C++ Function Overloading

Two or more functions having same name but different argument(s) are known as overloaded functions. In this article, you will learn about function overloading with examples.
C++ Function Overloading

Function refers to a segment that groups code to perform a specific task.

In C++ programming, two functions can have same name if number and/or type of arguments passed are different.

These functions having different number or type (or both) of parameters are known as overloaded functions. For example:

int test() { }
int test(int a) { }
float test(double a) { }
int test(int a, double b) { }

Here, all 4 functions are overloaded functions because argument(s) passed to these functions are different.

Notice that, the return type of all these 4 functions are not same. Overloaded functions may or may not have different return type but it should have different argument(s).

// Error code
int test(int a) { }
double test(int b){ }

The number and type of arguments passed to these two functions are same even though the return type is different. Hence, the compiler will throw error.


Example 1: Function Overloading

#include <iostream>
using namespace std;

void display(int);
void display(float);
void display(int, float);

int main() {

    int a = 5;
    float b = 5.5;

    display(a);
    display(b);
    display(a, b);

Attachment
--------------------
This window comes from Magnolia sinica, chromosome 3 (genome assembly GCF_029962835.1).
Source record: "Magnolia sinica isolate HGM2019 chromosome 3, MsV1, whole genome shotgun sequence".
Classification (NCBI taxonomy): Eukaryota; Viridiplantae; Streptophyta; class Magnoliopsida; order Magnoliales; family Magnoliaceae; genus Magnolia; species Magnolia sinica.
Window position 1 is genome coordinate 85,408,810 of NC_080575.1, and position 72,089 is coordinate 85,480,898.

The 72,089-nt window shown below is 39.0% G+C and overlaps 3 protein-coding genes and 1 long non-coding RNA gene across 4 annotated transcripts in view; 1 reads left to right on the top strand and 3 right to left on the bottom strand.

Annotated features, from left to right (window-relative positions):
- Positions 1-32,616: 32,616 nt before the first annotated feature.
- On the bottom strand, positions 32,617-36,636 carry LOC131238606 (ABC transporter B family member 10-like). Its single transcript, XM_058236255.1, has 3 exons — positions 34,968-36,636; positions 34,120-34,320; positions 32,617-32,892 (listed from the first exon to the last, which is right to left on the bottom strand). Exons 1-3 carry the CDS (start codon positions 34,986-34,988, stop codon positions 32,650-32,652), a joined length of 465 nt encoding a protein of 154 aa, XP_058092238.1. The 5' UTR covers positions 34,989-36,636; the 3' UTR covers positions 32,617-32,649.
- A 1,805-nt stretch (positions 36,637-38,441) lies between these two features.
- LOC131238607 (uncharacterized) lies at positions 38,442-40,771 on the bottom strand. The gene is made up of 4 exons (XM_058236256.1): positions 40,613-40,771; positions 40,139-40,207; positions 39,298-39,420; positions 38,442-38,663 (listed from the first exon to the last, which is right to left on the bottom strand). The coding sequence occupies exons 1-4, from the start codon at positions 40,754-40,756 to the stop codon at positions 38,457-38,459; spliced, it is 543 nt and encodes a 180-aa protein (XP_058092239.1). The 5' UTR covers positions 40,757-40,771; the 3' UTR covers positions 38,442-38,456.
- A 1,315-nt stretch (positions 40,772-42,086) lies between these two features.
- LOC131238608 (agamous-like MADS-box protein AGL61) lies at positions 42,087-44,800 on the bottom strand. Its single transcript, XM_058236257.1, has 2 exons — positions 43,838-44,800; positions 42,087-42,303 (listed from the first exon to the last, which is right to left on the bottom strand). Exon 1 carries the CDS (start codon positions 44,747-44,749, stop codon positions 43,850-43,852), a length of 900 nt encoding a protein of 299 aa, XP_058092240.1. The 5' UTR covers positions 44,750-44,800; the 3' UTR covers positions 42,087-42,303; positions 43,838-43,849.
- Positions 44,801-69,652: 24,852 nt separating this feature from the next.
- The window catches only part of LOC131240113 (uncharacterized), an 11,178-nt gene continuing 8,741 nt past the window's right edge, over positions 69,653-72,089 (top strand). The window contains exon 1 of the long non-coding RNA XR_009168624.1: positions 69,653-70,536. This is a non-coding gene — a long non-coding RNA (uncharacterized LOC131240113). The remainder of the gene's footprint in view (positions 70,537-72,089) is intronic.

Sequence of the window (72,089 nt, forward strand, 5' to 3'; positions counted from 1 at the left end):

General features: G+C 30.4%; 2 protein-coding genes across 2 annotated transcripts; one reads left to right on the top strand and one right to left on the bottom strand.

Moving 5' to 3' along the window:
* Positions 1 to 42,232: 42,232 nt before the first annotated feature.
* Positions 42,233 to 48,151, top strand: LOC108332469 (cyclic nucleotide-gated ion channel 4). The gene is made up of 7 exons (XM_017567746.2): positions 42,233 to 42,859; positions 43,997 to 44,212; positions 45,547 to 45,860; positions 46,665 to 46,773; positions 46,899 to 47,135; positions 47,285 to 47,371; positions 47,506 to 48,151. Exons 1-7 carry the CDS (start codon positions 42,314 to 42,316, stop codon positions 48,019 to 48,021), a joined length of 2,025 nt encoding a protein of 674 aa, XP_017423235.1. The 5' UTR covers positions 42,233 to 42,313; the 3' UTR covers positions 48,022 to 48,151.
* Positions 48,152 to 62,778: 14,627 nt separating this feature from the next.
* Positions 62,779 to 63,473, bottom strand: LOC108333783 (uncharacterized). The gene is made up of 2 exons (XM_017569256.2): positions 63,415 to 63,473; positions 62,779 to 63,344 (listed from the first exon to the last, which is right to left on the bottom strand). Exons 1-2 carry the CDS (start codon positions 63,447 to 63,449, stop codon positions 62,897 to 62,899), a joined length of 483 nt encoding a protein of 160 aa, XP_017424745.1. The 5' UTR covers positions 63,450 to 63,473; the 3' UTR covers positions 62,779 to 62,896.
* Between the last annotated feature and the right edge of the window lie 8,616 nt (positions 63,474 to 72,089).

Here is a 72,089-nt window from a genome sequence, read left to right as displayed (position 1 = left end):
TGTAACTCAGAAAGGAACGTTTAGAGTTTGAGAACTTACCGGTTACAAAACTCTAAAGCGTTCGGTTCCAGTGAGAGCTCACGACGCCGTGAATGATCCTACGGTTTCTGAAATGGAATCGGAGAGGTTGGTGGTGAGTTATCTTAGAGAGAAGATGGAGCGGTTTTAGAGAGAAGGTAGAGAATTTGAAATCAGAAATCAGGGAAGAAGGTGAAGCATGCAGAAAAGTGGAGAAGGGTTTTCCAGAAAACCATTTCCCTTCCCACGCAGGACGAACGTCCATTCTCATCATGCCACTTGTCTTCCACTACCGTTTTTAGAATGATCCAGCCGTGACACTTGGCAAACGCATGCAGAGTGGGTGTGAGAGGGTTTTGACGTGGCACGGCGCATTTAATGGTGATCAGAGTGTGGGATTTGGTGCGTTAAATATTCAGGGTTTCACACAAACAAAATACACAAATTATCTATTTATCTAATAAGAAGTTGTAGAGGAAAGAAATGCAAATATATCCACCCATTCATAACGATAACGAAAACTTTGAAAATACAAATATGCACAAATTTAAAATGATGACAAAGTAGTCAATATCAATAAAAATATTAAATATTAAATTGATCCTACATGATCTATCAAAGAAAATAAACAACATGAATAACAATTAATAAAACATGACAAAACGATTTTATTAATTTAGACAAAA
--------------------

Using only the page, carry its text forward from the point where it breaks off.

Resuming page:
return 0;
}

void display(int var) {
    cout << "Integer number: " << var << endl;
}

void display(float var) {
    cout << "Float number: " << var << endl;
}

void display(int var1, float var2) {
    cout << "Integer number: " << var1;
    cout << " and float number:" << var2;
}

Output

Integer number: 5
Float number: 5.5
Integer number: 5 and float number: 5.5

Here, the display() function is called three times with different type or number of arguments.

The return type of all these functions are same but it's not necessary.


Example 2: Function Overloading

// Program to compute absolute value
// Works both for integer and float

#include <iostream>
using namespace std;

int absolute(int);
float absolute(float);

int main() {
    int a = -5;
    float b = 5.5;
    
    cout << "Absolute value of " << a << " = " << absolute(a) << endl;
    cout << "Absolute value of " << b << " = " << absolute(b);
    return 0;
}

int absolute(int var) {
     if (var < 0)
         var = -var;
    return var;
}

float absolute(float var){
    if (var < 0.0)
        var = -var;
    return var;
}

Output

Absolute value of -5 = 5
Absolute value of 5.5 = 5.5

In the above example, two functions absolute() are overloaded.

Both functions take single argument. However, one function takes integer as an argument and other takes float as an argument.

When absolute() function is called with integer as an argument, this function is called:

int absolute(int var) {
     if (var < 0)
         var = -var;
    return var;
}

When absolute() function is called with float as an argument, this function is called:

float absolute(float var){
    if (var < 0.0)
        var = -var;
    return var;
}